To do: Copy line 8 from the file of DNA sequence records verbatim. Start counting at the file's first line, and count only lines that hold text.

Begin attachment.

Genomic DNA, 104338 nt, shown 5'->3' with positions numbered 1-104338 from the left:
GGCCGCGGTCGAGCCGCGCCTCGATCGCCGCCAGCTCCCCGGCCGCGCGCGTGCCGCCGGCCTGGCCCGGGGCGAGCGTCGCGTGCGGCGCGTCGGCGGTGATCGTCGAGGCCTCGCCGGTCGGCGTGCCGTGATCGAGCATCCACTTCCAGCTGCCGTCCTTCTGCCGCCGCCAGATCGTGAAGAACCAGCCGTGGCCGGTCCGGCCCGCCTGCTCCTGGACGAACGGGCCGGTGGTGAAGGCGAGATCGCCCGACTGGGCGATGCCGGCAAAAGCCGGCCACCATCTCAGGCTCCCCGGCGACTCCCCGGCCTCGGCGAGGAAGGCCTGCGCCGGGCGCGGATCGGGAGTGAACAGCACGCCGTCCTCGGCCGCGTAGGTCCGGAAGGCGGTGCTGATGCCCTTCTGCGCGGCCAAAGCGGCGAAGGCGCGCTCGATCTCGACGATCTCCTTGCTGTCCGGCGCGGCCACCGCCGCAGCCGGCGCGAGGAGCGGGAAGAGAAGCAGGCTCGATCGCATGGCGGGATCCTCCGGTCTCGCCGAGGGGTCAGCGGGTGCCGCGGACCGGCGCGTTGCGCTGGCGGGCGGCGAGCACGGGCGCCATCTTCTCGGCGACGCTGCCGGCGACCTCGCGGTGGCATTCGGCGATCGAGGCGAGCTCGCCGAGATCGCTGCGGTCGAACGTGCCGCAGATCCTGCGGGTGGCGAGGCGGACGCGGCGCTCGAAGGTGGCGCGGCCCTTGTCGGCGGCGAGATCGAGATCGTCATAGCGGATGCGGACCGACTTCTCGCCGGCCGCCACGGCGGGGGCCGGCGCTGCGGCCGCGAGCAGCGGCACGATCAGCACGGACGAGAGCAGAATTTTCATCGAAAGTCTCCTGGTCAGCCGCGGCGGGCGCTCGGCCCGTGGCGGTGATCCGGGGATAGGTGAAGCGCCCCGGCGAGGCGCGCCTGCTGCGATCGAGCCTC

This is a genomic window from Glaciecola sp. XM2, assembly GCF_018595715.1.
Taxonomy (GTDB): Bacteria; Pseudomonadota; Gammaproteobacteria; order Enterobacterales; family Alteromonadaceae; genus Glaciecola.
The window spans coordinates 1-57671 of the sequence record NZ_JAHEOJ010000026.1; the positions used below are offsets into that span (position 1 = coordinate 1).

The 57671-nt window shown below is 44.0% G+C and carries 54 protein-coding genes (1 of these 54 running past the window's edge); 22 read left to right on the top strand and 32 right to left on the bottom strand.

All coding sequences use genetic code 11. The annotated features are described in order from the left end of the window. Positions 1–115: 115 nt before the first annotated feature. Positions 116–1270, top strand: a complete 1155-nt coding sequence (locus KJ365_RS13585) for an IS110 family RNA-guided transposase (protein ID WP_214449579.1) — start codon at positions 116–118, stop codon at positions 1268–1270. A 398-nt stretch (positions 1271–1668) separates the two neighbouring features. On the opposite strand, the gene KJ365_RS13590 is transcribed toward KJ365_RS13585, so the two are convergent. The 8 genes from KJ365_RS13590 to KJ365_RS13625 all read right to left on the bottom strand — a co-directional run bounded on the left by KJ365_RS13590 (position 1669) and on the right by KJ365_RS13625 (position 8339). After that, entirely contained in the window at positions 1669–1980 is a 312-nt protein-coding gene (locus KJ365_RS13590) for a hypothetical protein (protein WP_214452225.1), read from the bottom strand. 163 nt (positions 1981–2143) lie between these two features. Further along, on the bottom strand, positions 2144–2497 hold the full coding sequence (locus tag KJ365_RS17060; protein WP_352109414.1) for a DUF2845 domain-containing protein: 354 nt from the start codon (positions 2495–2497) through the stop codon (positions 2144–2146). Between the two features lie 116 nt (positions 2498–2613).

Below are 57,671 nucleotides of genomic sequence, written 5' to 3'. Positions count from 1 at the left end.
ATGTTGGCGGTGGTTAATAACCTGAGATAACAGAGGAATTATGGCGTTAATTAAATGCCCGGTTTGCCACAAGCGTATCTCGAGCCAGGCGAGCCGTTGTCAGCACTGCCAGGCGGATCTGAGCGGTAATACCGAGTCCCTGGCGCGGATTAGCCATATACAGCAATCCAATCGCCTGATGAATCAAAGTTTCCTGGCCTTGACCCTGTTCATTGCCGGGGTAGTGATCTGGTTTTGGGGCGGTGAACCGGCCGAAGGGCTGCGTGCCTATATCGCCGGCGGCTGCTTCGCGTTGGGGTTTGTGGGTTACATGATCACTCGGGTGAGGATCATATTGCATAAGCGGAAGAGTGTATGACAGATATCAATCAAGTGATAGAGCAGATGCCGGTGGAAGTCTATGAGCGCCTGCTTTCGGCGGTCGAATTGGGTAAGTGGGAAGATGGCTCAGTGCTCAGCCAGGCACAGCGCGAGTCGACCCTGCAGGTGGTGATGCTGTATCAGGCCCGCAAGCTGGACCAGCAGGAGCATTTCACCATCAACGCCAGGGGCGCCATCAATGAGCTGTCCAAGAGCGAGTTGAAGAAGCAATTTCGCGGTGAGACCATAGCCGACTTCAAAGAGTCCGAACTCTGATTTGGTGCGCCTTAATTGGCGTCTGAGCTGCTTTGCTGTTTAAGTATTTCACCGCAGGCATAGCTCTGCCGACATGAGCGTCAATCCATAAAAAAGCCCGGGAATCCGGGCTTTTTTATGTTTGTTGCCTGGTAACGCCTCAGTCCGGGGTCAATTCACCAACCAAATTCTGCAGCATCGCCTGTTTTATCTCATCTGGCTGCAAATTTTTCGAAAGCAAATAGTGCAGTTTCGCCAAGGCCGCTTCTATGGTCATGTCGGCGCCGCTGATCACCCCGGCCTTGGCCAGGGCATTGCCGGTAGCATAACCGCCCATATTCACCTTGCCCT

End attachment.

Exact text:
Below are 57,671 nucleotides of genomic sequence, written 5' to 3'. Positions count from 1 at the left end.